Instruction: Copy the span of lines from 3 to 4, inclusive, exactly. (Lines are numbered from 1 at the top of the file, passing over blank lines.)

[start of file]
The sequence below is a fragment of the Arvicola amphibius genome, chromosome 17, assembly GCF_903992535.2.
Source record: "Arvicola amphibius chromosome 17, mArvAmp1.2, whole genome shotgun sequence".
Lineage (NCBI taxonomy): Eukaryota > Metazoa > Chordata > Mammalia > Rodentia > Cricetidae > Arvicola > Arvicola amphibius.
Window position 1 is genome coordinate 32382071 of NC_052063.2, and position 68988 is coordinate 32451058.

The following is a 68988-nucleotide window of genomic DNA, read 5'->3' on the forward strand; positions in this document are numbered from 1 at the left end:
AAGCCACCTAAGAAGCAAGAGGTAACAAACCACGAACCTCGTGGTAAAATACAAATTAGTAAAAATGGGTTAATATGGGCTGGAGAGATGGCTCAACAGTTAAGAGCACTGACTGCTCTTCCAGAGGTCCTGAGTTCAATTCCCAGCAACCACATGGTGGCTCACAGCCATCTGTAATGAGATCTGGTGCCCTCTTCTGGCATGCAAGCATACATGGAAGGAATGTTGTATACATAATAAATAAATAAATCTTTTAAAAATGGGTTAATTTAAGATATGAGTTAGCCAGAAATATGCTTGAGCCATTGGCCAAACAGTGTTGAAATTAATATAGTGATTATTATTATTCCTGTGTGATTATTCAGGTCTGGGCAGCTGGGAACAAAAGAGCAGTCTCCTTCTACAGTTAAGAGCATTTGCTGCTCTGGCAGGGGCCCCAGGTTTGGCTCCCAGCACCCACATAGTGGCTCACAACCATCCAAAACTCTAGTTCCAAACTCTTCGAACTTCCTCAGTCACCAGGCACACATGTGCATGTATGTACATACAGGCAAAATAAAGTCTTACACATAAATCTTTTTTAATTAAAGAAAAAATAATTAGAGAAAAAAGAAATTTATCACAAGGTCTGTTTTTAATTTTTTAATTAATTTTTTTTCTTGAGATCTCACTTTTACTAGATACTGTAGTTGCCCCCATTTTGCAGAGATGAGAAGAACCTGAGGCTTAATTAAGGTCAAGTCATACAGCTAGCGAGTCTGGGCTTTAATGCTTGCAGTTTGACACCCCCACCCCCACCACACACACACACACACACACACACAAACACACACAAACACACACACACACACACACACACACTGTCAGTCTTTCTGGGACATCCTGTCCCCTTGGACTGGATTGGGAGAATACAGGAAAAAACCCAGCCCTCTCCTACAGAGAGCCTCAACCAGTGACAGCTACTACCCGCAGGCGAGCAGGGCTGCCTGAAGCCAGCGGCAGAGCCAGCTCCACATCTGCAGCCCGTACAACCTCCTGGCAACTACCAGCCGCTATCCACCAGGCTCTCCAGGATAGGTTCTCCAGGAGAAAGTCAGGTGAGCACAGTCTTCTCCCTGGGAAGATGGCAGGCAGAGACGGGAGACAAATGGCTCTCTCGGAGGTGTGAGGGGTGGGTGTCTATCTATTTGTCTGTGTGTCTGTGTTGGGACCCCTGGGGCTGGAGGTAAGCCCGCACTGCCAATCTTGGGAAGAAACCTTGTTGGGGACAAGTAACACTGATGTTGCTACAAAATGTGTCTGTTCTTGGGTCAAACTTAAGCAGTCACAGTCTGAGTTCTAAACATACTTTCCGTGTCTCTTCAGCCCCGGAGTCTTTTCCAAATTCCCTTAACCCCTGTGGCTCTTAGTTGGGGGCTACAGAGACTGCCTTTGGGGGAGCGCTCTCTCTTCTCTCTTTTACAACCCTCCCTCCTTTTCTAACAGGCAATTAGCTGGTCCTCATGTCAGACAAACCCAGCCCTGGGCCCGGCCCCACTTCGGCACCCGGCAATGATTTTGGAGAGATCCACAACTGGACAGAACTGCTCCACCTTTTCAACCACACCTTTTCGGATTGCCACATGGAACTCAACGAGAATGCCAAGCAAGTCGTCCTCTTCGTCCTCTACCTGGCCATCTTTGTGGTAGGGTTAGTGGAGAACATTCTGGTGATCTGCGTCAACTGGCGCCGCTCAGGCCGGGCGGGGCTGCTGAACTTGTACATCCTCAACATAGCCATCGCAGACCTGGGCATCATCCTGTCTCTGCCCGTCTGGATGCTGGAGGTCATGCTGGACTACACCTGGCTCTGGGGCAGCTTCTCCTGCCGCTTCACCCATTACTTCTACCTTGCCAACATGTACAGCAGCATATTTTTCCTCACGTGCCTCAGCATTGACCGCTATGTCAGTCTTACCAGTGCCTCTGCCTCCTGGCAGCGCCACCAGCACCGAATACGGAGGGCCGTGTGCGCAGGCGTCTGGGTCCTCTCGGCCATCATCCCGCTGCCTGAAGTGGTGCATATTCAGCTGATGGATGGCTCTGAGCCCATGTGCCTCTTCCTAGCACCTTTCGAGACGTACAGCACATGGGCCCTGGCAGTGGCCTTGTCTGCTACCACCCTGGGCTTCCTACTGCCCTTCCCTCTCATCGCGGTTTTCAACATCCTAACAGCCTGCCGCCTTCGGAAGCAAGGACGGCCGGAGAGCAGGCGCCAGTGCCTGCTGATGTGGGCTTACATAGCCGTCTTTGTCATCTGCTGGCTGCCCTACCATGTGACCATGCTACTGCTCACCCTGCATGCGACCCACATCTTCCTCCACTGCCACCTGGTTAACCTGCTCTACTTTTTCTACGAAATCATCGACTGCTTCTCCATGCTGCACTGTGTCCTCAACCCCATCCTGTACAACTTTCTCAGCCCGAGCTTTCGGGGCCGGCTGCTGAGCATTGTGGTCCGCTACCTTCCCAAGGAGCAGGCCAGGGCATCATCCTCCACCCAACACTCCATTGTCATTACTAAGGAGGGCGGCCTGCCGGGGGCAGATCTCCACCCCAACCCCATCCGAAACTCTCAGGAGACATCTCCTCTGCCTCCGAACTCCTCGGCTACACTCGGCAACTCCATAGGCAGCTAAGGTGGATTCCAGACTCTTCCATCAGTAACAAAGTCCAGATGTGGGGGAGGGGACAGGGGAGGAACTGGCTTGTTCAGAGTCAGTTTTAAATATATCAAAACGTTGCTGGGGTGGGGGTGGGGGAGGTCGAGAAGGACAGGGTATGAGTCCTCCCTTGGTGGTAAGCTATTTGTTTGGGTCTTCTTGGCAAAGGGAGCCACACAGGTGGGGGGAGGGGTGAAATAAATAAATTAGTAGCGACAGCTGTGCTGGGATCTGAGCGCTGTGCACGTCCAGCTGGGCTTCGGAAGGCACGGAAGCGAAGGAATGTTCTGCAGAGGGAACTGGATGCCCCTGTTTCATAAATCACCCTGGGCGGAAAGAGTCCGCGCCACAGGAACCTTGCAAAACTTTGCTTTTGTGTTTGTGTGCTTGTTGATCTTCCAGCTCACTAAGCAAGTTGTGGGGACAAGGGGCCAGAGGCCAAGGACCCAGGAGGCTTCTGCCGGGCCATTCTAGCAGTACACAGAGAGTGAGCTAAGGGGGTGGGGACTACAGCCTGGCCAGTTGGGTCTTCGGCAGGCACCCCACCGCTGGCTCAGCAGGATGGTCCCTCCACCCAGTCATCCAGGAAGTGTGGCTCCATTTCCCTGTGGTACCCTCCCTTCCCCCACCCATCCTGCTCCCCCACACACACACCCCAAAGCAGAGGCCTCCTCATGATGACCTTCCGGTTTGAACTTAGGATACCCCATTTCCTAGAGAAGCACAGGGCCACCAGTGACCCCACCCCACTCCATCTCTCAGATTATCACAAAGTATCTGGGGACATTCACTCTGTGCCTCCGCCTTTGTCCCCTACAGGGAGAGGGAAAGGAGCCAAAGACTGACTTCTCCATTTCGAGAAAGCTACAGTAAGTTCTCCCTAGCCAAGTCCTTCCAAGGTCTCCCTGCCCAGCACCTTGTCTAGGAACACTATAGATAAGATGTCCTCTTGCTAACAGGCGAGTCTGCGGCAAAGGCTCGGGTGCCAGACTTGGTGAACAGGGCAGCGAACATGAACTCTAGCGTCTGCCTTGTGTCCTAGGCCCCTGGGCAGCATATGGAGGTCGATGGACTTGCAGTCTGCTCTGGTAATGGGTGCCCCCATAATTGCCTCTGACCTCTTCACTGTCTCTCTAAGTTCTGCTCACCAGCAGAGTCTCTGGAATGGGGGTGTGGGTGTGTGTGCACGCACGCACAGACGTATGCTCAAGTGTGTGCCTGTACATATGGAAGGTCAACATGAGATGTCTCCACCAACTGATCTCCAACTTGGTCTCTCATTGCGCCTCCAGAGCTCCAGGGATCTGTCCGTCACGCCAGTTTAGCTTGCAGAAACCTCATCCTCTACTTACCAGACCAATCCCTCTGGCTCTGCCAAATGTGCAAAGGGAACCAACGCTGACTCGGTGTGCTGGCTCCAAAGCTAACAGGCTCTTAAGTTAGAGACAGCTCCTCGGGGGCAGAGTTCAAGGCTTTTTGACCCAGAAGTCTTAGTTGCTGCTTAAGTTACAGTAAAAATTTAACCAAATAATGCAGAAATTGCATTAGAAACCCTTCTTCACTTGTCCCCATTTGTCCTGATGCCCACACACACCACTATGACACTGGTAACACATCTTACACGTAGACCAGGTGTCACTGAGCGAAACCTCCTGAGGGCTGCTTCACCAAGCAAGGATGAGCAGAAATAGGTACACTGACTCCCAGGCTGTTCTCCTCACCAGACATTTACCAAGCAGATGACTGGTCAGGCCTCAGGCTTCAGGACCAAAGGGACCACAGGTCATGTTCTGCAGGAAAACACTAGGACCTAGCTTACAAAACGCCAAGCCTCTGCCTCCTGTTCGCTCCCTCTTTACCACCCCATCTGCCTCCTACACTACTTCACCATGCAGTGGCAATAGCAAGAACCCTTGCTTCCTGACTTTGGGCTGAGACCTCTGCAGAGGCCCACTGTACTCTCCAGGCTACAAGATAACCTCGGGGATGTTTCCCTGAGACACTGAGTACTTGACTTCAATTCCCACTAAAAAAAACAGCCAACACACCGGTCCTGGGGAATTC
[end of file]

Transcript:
Lineage (NCBI taxonomy): Eukaryota > Metazoa > Chordata > Mammalia > Rodentia > Cricetidae > Arvicola > Arvicola amphibius.
Window position 1 is genome coordinate 32382071 of NC_052063.2, and position 68988 is coordinate 32451058.